Overall, the condition of ordinary people is not good. They are suffering. But minorities in particular are plagued with many problems because of their beliefs, and they are being victimized in the name of religion. Yet they cannot complain.

Article 25 (1) of the Pakistani constitution says all citizens are equal before the law and are entitled to equal protection under the law. Unfortunately, when we take a look at the miserable condition of minorities, it seems that this does not apply to them. In every realm they are being treated unequally and as second-class citizens. Opportunities are not evenly distributed among Muslims and non-Muslims. Minorities face discrimination and they do not have an equal status. They do not have job opportunities. For instance, Christians get menial jobs, like that of sweepers.

Ironically, despite the fact that they are the indigenous people of this land, we have put them in the category of “minorities,” because they are not Muslims. I reject this categorizing and urge the government of Pakistan to abolish the word “minority.” They are equal citizens, and they should be treated as such.

What are your thoughts about the forced conversions of minority girls, particularly of Hindus and Christians, in Pakistan?

First, our society is male-dominated; second, unethical and criminal acts usually take place in the name and under the cover of religion and honor. Forced conversions of Hindu and Christian girls shows that certain groups can commit crimes in the name of religion.

It is a sad state of affairs when minority girls can be kidnapped, married off, and forcibly converted to Islam. It is beyond my comprehension – what kind of a society do they want to build?

Due to forced conversions, minority Hindu and Christian girls cannot even go to school or college. They are imprisoned in their homes.

As for the victims, their families are unable to follow up due to the wrath of the local clerics, who claim that the victims have now become Muslims. The victims’ families cannot ask their daughters whether they have converted willingly or not.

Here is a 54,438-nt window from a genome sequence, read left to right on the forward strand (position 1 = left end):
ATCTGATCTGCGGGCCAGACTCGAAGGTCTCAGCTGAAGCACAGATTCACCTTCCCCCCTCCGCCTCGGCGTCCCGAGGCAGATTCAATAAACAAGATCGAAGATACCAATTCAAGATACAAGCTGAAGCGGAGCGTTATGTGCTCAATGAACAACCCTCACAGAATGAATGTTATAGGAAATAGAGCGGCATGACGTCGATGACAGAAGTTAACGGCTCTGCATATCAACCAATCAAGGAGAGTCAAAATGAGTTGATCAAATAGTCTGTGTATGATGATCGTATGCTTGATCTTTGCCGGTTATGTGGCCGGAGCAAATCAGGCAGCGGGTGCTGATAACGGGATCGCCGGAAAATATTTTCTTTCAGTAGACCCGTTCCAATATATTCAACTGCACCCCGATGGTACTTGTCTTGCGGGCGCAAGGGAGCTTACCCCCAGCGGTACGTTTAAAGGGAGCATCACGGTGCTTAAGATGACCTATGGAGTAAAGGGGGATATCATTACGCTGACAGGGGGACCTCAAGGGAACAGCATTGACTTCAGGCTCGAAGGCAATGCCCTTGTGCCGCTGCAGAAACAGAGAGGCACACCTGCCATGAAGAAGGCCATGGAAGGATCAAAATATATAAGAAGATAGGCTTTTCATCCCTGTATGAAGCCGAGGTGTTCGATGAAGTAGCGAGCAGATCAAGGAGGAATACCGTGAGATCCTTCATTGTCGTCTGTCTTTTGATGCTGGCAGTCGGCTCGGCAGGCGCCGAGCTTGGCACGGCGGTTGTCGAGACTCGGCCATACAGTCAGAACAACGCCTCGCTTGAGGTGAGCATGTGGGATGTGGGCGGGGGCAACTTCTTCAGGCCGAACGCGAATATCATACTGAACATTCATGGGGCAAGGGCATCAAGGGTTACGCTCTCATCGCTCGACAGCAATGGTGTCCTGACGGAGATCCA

You have been writing on the cases of forced conversions since the case of Rinkle Kumari. Can you tell us about these Hindu girls, who are victims of forced conversions in Sindh?

What happens is that the perpetrators, in the name of religion, kidnap Hindu girls, and local clerics, in my many cases, provide a place to keep them. To understand the motives, you need to understand the cultural, historical, and political perspectives.

There is no denying that Sindh is known for its traditional, tolerant Sufi-culture, diversity, and pluralism, and for its cultural roots that go back to Hinduism. Interestingly, Hindus are sons of the soil; they are indigenous to Sindh.

Since the 1970s, when former General Zia-ul-Haq overthrew the government of Zulfiqar Ali Bhutto, he began nurturing extremism across the country. Extremists also made inroads into Sindh, and they have today penetrated deep inside the region. It is these people who appear to be involved in forced conversion cases. These extremists, by forcibly converting Hindu girls, want to force the Hindu community to leave the Sindh. When your children are unsafe, you will want to leave.